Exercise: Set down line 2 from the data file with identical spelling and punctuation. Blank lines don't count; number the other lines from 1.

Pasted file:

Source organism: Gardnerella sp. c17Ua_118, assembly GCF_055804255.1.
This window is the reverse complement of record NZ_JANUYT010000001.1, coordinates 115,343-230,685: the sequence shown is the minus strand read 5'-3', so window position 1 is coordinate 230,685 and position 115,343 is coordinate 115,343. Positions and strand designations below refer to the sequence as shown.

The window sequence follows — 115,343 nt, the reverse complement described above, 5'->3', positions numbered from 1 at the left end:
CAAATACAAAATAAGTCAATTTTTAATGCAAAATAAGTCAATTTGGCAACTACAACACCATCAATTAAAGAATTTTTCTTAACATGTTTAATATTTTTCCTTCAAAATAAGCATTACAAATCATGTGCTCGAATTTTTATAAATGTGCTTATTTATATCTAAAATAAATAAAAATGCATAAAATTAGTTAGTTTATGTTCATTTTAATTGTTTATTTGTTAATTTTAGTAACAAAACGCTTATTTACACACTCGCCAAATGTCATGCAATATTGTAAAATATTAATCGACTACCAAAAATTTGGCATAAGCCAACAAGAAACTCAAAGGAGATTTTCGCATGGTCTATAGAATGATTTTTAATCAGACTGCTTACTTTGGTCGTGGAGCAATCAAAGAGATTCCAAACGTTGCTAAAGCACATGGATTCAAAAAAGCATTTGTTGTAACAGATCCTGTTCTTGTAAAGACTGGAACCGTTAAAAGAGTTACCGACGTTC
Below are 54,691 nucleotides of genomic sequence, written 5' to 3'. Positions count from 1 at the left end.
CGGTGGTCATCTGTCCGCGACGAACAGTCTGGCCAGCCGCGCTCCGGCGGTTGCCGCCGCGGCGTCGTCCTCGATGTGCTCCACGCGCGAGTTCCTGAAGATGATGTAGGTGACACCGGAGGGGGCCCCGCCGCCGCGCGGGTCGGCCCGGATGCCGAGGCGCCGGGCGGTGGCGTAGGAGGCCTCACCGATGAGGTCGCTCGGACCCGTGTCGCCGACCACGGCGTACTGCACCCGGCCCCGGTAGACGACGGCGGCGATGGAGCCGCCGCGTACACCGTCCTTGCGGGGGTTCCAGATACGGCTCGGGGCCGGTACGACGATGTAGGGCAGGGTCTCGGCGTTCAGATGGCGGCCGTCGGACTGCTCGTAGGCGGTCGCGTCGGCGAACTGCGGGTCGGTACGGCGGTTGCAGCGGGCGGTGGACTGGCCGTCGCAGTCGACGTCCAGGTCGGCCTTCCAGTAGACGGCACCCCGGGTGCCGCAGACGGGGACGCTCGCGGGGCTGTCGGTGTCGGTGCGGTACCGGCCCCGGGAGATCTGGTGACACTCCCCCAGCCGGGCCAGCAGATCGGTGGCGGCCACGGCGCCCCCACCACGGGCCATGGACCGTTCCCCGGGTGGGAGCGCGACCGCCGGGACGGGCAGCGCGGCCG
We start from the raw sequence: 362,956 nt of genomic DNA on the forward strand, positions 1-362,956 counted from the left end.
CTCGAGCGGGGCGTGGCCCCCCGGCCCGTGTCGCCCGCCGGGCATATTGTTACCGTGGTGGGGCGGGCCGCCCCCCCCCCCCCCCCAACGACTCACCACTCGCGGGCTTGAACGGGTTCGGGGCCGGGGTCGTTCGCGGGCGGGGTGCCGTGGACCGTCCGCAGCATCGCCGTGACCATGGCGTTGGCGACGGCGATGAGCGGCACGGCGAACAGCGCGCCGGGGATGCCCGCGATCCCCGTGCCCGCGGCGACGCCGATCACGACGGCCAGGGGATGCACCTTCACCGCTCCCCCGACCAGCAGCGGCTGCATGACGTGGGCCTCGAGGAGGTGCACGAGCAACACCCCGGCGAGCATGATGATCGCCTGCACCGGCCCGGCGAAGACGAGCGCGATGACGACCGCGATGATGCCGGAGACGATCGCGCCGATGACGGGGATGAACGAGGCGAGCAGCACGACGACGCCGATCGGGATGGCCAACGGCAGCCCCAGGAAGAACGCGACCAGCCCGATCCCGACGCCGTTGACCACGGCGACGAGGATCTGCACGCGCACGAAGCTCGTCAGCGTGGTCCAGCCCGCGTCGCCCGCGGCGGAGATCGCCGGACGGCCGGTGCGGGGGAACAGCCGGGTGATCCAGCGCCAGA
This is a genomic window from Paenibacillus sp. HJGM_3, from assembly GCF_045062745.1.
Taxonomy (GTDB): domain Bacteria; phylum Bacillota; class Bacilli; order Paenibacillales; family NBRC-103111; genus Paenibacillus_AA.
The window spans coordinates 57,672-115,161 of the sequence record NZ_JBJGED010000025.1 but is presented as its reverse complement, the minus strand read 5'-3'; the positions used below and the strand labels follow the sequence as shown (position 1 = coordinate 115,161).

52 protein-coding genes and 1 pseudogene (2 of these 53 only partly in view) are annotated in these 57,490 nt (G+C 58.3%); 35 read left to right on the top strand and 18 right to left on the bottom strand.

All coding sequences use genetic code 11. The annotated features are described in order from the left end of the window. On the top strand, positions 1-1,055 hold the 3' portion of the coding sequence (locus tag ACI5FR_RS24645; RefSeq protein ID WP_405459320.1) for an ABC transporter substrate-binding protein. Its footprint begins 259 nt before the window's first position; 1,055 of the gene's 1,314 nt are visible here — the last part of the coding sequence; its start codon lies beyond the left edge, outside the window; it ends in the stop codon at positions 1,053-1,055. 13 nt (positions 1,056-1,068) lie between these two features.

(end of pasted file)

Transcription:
This window is the reverse complement of record NZ_JANUYT010000001.1, coordinates 115,343-230,685: the sequence shown is the minus strand read 5'-3', so window position 1 is coordinate 230,685 and position 115,343 is coordinate 115,343. Positions and strand designations below refer to the sequence as shown.